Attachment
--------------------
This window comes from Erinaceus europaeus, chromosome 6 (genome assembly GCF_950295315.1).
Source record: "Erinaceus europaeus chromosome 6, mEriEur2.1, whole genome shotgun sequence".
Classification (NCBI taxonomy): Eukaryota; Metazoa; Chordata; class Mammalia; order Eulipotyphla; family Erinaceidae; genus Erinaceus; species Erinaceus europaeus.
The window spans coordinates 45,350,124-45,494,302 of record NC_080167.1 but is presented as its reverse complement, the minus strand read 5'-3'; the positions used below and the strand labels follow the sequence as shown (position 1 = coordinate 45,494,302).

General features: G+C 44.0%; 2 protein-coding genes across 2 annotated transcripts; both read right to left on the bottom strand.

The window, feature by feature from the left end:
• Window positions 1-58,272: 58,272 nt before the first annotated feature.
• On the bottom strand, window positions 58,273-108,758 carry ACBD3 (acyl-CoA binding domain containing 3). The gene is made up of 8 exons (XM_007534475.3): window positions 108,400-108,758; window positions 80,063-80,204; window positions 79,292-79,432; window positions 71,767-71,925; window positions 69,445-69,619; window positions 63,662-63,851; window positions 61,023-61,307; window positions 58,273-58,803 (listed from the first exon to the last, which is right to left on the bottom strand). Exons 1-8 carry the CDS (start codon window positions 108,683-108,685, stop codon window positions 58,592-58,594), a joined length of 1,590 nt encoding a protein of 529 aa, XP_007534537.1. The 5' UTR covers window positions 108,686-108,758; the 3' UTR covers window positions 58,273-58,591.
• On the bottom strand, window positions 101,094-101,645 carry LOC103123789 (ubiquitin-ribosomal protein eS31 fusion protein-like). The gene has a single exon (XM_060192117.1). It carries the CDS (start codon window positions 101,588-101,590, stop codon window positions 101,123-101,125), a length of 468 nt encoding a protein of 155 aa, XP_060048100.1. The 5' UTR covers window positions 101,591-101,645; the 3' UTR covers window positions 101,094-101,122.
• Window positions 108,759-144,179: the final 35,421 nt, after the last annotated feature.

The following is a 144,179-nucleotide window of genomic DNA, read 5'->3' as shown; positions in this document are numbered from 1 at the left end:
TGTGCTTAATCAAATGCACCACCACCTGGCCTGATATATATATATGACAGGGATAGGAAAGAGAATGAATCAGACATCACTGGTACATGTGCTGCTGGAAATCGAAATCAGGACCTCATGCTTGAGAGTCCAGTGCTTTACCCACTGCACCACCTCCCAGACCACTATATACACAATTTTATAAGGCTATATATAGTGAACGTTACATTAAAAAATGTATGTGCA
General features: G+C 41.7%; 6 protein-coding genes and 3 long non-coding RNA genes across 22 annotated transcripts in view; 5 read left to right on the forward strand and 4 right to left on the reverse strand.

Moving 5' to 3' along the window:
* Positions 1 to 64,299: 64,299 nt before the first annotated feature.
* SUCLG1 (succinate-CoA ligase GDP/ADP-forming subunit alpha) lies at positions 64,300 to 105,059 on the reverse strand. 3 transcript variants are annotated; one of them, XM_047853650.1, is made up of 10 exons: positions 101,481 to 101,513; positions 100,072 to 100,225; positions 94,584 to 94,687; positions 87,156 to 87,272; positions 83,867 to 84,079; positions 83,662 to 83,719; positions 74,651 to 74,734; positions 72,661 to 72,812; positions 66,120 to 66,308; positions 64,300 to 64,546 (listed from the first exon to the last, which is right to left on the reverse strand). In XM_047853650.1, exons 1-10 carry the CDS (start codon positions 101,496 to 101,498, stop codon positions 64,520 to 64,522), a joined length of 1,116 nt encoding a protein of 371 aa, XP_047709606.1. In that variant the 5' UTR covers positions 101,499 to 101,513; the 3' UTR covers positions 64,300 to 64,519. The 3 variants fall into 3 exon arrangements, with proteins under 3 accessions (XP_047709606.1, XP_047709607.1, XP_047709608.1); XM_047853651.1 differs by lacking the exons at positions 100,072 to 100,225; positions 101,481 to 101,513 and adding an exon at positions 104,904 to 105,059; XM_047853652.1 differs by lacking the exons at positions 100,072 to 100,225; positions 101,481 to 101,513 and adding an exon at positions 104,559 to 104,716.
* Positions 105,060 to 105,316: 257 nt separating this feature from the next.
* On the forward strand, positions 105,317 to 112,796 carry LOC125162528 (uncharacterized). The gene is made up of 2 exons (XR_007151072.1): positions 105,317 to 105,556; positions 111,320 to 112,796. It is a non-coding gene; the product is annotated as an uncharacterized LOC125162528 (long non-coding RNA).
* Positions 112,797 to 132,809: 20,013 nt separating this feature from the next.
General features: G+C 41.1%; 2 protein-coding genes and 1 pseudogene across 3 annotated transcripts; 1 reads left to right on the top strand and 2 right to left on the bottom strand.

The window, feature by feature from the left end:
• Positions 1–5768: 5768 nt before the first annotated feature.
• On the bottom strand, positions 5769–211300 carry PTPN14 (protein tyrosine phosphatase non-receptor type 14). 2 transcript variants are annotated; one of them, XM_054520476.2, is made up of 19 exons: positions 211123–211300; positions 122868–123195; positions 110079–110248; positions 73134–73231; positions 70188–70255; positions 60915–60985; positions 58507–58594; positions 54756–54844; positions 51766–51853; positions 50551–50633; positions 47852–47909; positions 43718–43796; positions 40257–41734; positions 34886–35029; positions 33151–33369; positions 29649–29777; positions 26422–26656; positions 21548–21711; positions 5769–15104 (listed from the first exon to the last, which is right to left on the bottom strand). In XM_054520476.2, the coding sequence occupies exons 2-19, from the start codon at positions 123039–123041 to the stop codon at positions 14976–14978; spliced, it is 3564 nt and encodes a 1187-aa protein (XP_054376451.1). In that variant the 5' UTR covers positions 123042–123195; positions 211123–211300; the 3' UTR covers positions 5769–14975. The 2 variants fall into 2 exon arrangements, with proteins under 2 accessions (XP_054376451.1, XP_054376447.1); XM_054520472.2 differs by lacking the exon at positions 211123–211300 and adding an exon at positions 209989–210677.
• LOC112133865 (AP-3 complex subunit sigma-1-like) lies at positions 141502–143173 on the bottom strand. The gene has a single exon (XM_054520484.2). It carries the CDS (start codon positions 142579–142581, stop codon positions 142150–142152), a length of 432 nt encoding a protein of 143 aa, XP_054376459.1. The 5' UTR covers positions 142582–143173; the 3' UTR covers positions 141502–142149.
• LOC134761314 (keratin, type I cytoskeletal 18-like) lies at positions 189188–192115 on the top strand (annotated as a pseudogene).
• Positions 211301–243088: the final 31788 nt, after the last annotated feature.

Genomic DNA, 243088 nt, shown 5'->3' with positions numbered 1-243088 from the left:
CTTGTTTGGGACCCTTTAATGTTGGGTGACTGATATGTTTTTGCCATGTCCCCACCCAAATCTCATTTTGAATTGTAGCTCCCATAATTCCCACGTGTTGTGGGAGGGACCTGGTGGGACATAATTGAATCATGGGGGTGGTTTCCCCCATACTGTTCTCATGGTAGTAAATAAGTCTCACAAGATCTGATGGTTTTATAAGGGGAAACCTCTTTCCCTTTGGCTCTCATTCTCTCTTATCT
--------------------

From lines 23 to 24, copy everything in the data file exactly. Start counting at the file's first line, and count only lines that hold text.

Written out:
• On the bottom strand, positions 5769–211300 carry PTPN14 (protein tyrosine phosphatase non-receptor type 14). 2 transcript variants are annotated; one of them, XM_054520476.2, is made up of 19 exons: positions 211123–211300; positions 122868–123195; positions 110079–110248; positions 73134–73231; positions 70188–70255; positions 60915–60985; positions 58507–58594; positions 54756–54844; positions 51766–51853; positions 50551–50633; positions 47852–47909; positions 43718–43796; positions 40257–41734; positions 34886–35029; positions 33151–33369; positions 29649–29777; positions 26422–26656; positions 21548–21711; positions 5769–15104 (listed from the first exon to the last, which is right to left on the bottom strand). In XM_054520476.2, the coding sequence occupies exons 2-19, from the start codon at positions 123039–123041 to the stop codon at positions 14976–14978; spliced, it is 3564 nt and encodes a 1187-aa protein (XP_054376451.1). In that variant the 5' UTR covers positions 123042–123195; positions 211123–211300; the 3' UTR covers positions 5769–14975. The 2 variants fall into 2 exon arrangements, with proteins under 2 accessions (XP_054376451.1, XP_054376447.1); XM_054520472.2 differs by lacking the exon at positions 211123–211300 and adding an exon at positions 209989–210677.
• LOC112133865 (AP-3 complex subunit sigma-1-like) lies at positions 141502–143173 on the bottom strand. The gene has a single exon (XM_054520484.2). It carries the CDS (start codon positions 142579–142581, stop codon positions 142150–142152), a length of 432 nt encoding a protein of 143 aa, XP_054376459.1. The 5' UTR covers positions 142582–143173; the 3' UTR covers positions 141502–142149.